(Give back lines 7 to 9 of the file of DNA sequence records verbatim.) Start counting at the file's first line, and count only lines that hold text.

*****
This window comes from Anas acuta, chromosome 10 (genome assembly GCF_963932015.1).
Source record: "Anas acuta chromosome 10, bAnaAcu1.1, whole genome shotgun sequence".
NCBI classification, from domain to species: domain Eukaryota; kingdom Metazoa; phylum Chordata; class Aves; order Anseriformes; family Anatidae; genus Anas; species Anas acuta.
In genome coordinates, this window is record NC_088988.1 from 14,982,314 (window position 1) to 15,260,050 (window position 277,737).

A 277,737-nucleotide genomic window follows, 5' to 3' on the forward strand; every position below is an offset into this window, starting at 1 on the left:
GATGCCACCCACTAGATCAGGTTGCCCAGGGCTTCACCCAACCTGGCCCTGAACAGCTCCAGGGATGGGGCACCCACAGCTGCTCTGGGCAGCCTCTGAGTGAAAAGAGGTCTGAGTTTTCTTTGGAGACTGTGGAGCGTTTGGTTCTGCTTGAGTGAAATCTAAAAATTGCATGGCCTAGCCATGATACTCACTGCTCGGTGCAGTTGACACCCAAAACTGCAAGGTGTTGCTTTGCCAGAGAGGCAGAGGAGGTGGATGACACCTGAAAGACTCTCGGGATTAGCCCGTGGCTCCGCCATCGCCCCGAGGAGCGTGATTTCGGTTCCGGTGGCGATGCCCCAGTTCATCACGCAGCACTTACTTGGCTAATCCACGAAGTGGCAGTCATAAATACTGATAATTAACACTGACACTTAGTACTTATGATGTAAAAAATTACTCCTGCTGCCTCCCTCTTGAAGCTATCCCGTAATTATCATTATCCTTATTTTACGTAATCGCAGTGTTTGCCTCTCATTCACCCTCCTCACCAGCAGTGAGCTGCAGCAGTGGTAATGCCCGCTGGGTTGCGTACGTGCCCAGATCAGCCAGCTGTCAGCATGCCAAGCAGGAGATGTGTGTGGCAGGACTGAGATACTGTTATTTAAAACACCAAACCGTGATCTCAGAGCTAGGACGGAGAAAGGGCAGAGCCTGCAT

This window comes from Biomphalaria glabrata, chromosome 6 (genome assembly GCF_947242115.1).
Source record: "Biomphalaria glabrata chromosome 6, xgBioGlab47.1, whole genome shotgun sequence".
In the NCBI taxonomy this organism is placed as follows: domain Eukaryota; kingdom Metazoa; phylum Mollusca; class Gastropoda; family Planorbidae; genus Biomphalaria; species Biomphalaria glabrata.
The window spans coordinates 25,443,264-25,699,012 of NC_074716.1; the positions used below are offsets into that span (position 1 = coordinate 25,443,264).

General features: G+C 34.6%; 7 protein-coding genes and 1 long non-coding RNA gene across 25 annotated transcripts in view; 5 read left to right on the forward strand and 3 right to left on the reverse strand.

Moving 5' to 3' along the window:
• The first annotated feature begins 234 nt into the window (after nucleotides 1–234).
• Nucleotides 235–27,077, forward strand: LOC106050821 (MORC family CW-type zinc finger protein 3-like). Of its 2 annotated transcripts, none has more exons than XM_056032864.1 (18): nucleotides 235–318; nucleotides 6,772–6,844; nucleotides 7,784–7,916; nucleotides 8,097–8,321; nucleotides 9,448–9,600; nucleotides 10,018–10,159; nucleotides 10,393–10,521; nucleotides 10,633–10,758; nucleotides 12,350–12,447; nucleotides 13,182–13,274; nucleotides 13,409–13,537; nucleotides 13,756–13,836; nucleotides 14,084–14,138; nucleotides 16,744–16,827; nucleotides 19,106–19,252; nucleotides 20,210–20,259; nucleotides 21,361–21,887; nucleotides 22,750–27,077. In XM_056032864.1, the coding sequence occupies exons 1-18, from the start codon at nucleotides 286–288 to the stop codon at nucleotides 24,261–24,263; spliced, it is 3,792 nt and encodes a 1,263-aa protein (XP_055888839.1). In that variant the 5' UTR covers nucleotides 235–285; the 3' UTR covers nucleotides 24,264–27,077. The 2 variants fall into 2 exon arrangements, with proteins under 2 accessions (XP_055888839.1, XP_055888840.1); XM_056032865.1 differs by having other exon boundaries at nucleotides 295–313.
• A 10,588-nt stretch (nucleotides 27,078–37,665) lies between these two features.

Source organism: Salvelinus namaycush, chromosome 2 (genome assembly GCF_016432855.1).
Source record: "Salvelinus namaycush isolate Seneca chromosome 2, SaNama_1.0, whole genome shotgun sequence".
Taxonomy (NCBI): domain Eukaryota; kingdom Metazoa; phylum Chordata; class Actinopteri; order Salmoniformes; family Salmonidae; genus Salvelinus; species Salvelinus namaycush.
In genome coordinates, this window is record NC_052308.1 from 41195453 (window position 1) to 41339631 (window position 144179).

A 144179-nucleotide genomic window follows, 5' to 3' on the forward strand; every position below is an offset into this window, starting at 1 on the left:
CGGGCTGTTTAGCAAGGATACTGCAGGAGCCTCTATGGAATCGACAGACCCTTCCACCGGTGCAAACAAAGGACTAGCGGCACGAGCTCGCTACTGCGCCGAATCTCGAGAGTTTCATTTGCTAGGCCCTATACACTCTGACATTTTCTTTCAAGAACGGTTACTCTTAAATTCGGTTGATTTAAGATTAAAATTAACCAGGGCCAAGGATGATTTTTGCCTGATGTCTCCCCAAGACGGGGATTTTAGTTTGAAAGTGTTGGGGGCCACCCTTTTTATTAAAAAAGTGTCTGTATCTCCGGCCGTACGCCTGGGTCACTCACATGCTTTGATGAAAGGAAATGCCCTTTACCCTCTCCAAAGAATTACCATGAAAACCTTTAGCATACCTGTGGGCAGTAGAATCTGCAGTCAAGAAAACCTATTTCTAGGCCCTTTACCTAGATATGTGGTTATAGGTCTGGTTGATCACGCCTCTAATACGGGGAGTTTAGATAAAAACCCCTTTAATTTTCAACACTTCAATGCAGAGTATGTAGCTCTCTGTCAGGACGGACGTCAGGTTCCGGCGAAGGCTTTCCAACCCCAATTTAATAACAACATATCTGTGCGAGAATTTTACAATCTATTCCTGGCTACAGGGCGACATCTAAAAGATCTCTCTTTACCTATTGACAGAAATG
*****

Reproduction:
This window comes from Biomphalaria glabrata, chromosome 6 (genome assembly GCF_947242115.1).
Source record: "Biomphalaria glabrata chromosome 6, xgBioGlab47.1, whole genome shotgun sequence".
In the NCBI taxonomy this organism is placed as follows: domain Eukaryota; kingdom Metazoa; phylum Mollusca; class Gastropoda; family Planorbidae; genus Biomphalaria; species Biomphalaria glabrata.